Yost’s first year in Kansas City was 2011, when 22-year-old Mike Moustakas and 21-year-old Eric Hosmer became regulars, along with designated hitter Billy Butler, 25. Left fielder Alex Gordon, 27, was the elder statesman of the group, which was joined in 2012 by Perez, 22.

Homegrown, all of them.

“So, now with good young players like Kansas City has, you have to be patient, and that’s not always easy,” Melvin said. “Early on, Hardy is hitting .170 and the fans are saying, ‘Send him down.’ And Weeks is making errors, so send him down, too.”

That didn’t happen, and Yost defended the youngsters.

“Ned stood up and said if they’re going to be part of the turnaround then we’ll need to live with the ups and downs as they grow,” Melvin said.

That’s precisely what Yost insisted about his young Royals last year, especially as Hosmer and Moustakas experienced horrible April and May slumps.

“Players have to manage failure,” Yost said, and he stuck with them.

Instead of demoting the players, the Royals replaced their hitting coaches with living legend George Brett. And Hosmer and Moustakas responded.

In Milwaukee, the young lineup jelled in 2008, but the Brewers needed an ace. In July of that season, they traded for CC Sabathia, who went 11-2 in his 17 National League starts.

The Brewers imported another ace for their next playoff run in 2011, acquiring Zack Greinke from the Royals, who in return got their starting shortstop, Alcides Escobar, and center fielder, Lorenzo Cain.

The Royals’ acquisition of an ace last offseason came with an additional purpose. James Shields didn’t just bring No. 1-starter stuff with him from Tampa Bay last year but also a veteran clubhouse presence that was instrumental in keeping the team together through some early rough patches.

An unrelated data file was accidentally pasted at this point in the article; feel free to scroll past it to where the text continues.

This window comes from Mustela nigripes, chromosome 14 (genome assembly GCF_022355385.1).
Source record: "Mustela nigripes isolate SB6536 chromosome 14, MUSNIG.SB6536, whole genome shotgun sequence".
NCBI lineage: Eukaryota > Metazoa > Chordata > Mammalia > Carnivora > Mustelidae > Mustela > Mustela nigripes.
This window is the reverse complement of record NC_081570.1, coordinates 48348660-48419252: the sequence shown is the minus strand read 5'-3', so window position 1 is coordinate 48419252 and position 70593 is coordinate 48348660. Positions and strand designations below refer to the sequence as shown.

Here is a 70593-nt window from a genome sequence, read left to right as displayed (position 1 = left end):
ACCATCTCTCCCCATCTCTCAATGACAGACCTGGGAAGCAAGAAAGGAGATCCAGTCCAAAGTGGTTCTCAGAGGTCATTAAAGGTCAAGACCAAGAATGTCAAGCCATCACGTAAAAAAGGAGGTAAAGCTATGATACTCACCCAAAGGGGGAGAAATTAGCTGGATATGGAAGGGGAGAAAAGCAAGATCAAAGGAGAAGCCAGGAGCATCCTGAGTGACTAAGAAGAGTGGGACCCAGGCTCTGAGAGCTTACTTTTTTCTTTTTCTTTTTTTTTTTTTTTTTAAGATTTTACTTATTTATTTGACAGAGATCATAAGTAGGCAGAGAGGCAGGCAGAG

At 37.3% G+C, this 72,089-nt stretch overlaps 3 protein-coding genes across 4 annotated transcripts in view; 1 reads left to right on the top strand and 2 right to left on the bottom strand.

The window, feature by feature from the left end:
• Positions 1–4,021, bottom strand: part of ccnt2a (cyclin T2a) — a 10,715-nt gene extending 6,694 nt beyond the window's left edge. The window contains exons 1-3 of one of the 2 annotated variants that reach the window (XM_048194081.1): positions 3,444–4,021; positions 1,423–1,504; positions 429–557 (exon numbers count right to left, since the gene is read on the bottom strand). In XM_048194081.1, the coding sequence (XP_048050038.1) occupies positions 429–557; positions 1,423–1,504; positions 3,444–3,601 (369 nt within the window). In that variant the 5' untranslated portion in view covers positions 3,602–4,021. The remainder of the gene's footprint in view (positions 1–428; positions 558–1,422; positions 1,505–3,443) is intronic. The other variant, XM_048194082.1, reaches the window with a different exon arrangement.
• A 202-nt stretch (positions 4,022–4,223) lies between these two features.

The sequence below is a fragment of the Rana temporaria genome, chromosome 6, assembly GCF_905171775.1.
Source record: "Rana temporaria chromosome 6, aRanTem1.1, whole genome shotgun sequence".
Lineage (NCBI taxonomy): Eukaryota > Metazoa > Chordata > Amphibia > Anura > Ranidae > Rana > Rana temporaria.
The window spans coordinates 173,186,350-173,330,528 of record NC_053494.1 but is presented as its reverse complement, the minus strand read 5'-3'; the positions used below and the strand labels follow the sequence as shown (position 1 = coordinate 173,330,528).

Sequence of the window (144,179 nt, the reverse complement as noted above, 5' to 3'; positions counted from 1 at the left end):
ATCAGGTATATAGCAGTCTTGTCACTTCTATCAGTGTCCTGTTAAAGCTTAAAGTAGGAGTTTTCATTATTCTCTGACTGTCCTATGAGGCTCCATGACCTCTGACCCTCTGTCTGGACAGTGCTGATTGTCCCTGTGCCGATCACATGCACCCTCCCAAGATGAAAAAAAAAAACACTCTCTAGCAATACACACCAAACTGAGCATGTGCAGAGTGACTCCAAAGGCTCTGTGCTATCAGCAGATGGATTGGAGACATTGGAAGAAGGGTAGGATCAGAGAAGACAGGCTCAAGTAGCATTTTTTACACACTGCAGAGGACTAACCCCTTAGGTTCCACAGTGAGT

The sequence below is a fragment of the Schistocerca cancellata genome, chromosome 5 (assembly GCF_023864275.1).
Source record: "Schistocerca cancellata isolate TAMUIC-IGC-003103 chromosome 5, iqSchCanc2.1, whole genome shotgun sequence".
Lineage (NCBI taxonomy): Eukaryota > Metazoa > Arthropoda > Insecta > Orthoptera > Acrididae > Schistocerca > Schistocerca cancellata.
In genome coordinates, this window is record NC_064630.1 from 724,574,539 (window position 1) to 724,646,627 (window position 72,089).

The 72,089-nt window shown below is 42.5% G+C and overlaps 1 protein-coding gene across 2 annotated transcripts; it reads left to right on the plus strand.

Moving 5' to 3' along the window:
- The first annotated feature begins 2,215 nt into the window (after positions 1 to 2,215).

But Shields is a free agent after this season, and the Royals stand to lose a critical component after 2014. The Brewers had Sabathia for a half-season and Greinke for two before trading him to the Dodgers. As Melvin ran down the list of other players Milwaukee couldn’t keep over the years, he underscored how difficult it is to maintain Braves-like consistency in smaller markets.

“We just lost too many free agents in the past,” Melvin said. “Carlos Lee, Sabathia, Prince Fielder. We had to trade Greinke or we were going to lose him.”

That’s partly why the Brewers parted with right fielder Norichika Aoki, whom they traded to the Royals for pitcher Will Smith. Aoki, a former Japanese League star with a knack for getting on base, will become a free agent after this season.

The Royals were happy to grab him. They lacked a leadoff hitter, a table-setter for the bigger bats down the lineup, and Aoki filled that void.

The move worked for Milwaukee because young outfielder Khris Davis inspired confidence during limited duty last season, an opportunity that knocked while Braun served his suspension.

Move a player along for cost and open his position for a promising player — this is how teams that have won attempt to maintain. Acquire a player to fill an obvious need when many other pieces are in place — this is the action of a team entering its window of opportunity,

“You know what would be fun?” said Cumisky, the snowbird from Minocqua. “If the Brewers and Royals met in a good Midwest World Series. That would shake ’em up.”